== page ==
3. 3.
    Caraceni A, Portenoy RK. An international survey of cancer pain characteristics and syndromes. Pain 1999; 82:263–74.CrossRefGoogle Scholar
  4. 4.
    Grond S, Zech D, Diefenbach C, Bischoff A. Prevalence and pattern of symptoms in patients with cancer pain: a prospective evaluation, of 1635 cancer patients referred to a pain clinic. J Pain Symptom Manage 1994;73:907–14.Google Scholar
  5. 5.
    Banning A, Sjogren P, Henriksen H. Pain causes in 200 patients referred to a multidisciplinary cancer pain clinic. Pain 1991;45:45–8.CrossRefGoogle Scholar
  6. 6.
    Cleeland CS. The impact of pain in patients with cancer. Cancer 1984;54:263.CrossRefGoogle Scholar
  7. 7.
    Kelsen DP, Portenoy RK, Thaler HT, et al. Pain and depression in patients with newly diagnosed pancreas cancer. J Clin Oncol 1995;13:748–55.CrossRefGoogle Scholar
  8. 8.
    Ferrel BR, Wisdon C, Wenzl C. Quality of life as an outcome variable in management of cancer pain. Cancer 1989;63:2621–9.Google Scholar
  9. 9.
    Cleeland CS, Gonin R, Hatfield A, et al. Pain and its treatment in outpatients with metastatic cancer. N Engl J Med 1994;330:592–6.CrossRefGoogle Scholar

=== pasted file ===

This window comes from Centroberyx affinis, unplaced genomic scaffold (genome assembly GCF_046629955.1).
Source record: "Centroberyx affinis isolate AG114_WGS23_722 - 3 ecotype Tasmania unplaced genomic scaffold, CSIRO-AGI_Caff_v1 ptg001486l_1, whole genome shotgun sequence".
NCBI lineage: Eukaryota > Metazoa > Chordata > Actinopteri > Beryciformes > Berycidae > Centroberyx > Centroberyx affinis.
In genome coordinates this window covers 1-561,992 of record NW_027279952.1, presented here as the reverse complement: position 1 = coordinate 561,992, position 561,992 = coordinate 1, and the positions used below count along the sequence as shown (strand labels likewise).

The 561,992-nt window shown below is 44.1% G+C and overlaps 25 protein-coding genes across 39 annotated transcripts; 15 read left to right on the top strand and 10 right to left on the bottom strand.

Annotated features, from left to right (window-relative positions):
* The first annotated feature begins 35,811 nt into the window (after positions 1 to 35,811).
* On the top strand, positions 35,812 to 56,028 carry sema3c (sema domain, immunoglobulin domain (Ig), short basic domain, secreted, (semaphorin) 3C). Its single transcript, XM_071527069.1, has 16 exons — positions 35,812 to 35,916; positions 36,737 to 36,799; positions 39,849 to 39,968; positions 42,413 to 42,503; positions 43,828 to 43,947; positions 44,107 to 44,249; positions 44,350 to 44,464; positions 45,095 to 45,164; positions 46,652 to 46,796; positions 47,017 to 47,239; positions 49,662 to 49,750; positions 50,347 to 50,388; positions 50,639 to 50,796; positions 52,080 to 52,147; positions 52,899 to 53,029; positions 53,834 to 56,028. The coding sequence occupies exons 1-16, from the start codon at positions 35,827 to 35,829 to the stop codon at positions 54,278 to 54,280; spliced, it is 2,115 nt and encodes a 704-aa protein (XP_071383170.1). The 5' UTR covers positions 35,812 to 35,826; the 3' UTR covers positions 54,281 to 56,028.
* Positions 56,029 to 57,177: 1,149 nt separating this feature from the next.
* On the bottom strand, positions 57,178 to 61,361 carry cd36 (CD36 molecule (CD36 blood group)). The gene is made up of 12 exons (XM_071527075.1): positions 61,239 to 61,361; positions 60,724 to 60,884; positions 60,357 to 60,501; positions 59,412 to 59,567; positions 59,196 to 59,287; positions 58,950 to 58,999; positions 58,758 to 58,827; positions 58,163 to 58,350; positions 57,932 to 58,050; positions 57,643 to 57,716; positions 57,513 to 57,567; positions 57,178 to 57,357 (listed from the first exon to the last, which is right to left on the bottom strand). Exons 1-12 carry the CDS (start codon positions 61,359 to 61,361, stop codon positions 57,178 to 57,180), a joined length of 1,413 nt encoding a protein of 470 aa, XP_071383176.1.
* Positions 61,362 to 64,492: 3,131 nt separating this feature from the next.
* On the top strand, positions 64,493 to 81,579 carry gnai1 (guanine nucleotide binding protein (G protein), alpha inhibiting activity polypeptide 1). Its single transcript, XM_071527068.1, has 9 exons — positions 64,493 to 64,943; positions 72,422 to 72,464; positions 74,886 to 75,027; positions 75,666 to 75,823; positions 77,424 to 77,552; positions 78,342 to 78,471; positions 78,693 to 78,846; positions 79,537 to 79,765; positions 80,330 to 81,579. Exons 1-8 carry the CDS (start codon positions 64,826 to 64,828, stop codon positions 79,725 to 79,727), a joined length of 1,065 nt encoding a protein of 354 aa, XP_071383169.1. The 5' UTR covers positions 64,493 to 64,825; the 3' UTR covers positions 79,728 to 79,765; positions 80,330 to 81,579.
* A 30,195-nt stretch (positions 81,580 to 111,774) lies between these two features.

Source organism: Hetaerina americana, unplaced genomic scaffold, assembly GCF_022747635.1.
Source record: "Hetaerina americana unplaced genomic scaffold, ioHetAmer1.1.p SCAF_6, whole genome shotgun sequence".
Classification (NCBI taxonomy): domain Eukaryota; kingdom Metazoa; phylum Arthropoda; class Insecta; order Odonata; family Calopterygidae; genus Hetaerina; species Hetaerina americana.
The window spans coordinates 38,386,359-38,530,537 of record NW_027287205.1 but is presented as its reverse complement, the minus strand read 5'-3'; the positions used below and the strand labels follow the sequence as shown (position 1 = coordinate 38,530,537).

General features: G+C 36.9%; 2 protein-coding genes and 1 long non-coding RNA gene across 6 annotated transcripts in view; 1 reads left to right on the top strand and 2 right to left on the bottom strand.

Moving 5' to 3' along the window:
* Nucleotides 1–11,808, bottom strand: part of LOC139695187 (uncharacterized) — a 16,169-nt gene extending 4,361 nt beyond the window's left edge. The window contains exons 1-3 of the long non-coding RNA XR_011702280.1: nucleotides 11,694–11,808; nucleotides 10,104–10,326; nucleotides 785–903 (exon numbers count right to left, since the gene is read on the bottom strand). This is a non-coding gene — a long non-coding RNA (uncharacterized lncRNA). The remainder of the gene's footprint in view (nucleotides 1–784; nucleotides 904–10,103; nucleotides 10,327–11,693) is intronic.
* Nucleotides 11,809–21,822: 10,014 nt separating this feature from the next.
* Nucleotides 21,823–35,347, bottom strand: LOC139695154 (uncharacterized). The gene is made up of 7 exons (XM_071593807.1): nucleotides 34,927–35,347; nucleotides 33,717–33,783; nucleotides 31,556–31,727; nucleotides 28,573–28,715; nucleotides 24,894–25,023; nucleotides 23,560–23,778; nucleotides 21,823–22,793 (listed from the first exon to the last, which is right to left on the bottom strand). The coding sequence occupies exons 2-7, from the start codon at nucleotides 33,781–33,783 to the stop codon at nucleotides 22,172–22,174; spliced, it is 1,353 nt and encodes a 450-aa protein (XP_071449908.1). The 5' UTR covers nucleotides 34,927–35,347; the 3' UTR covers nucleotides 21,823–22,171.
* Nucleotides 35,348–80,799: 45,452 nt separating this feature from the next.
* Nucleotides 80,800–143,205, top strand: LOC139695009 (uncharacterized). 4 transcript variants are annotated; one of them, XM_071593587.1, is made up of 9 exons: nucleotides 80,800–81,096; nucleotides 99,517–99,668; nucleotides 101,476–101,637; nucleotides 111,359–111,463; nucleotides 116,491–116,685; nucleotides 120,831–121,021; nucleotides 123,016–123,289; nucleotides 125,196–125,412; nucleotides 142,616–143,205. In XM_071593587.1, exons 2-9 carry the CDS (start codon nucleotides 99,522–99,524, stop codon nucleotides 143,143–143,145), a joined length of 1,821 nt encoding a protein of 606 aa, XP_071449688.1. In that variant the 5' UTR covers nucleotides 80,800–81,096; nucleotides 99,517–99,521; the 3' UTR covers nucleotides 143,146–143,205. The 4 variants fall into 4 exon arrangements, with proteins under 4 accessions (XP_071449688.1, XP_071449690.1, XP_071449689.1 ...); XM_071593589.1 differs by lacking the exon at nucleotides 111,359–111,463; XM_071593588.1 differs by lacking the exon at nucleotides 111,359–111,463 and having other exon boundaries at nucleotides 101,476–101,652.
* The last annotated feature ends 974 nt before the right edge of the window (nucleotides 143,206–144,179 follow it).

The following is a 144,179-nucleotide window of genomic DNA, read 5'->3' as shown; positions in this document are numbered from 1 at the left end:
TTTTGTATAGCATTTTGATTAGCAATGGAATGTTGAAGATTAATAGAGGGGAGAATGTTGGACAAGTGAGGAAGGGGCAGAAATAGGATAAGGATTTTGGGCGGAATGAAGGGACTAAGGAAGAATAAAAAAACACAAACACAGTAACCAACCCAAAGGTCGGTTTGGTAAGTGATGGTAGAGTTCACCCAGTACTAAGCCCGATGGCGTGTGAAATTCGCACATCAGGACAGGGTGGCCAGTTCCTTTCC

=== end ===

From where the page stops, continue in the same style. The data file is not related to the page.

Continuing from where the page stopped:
10. 10.
    Von Roenn JH, Cleeland CS, Gonin R, et al. Physician attitudes and practice in cancer pain management: a survey from the Eastern Oncology Group. Ann Intern Med 1993;119:121–6.CrossRefGoogle Scholar
  11. 11.
    Ferrell BR, Dean GE, Grant M, Coluzzi P. An institutional commitmment to pain management. J Clin Oncol 1995;13:2158–65.CrossRefGoogle Scholar
  12. 12.
    Du Pen SL, Du Pen AR, Polissar N, et al. Implementing guidelines for cancer pain management: results of a randomized contolled clinical trial. J Clin Oncol 1999;17:561–70.CrossRefGoogle Scholar
  13. 13.
    Foley KM, Portenoy RK. World Health Organization/International Association for the Study of Pain: joint initiative in cancer pain treatment. J Pain Symptom Manage 1993;8:335–9.CrossRefGoogle Scholar
  14. 14.
    Jadad AR, Bowman GP. The WHO analgesic ladder for cancer pain management. Stepping up the quality of its evaluation. JAMA 1996;274:1870–3.CrossRefGoogle Scholar
  15. 15.
    Eisenberg E, Berkey CS, Carr DB, et al. Efficacy and safety of nonsteroidal antiinflammatory drugs for cancer pain: a meta-analysis. J Clin Oncol 1994;12:2756–65.CrossRefGoogle Scholar
  16. 16.
    Brooke PM, Day RO. Non-steroidal anti-inflammatory drugs-differences and similarities. N Engl J Med 1991;324:1716–25.CrossRefGoogle Scholar
  17. 17.
    Rang HP, Dale MM, Ritter JM. Anti-inflammatory and immunosupressant drugs. En: Rang HP, Dale MM, Ritter JM, editors. Pharmacology. 3rd ed. Edimburgo: Churchill-Livingstone, 1995;p. 246–66.Google Scholar
  18. 18.
    Simon LS, Weaver AL, Graham DY et al. The anti-inflammatory and upper gastrointestinal effect of celecoxib in rheumatoid arthritis: a randomized, controlled trial. JAMA 2000;82:1921–8.Google Scholar
  19. 19.